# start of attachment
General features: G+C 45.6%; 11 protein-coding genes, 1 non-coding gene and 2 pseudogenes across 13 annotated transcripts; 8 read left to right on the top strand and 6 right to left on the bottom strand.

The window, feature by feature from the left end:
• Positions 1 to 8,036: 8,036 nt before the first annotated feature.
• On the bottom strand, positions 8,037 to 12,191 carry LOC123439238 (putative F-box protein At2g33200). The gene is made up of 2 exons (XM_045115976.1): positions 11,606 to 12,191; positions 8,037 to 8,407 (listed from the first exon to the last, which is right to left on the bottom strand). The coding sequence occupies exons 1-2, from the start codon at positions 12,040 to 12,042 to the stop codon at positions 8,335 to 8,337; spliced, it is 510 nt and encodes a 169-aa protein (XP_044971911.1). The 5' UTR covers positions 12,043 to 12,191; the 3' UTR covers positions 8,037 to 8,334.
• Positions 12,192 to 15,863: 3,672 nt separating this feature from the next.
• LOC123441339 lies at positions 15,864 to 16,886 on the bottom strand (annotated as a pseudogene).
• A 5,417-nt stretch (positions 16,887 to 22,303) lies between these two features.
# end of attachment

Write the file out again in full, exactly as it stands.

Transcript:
General features: G+C 45.6%; 11 protein-coding genes, 1 non-coding gene and 2 pseudogenes across 13 annotated transcripts; 8 read left to right on the top strand and 6 right to left on the bottom strand.

The window, feature by feature from the left end:
• Positions 1 to 8,036: 8,036 nt before the first annotated feature.
• On the bottom strand, positions 8,037 to 12,191 carry LOC123439238 (putative F-box protein At2g33200). The gene is made up of 2 exons (XM_045115976.1): positions 11,606 to 12,191; positions 8,037 to 8,407 (listed from the first exon to the last, which is right to left on the bottom strand). The coding sequence occupies exons 1-2, from the start codon at positions 12,040 to 12,042 to the stop codon at positions 8,335 to 8,337; spliced, it is 510 nt and encodes a 169-aa protein (XP_044971911.1). The 5' UTR covers positions 12,043 to 12,191; the 3' UTR covers positions 8,037 to 8,334.
• Positions 12,192 to 15,863: 3,672 nt separating this feature from the next.
• LOC123441339 lies at positions 15,864 to 16,886 on the bottom strand (annotated as a pseudogene).
• A 5,417-nt stretch (positions 16,887 to 22,303) lies between these two features.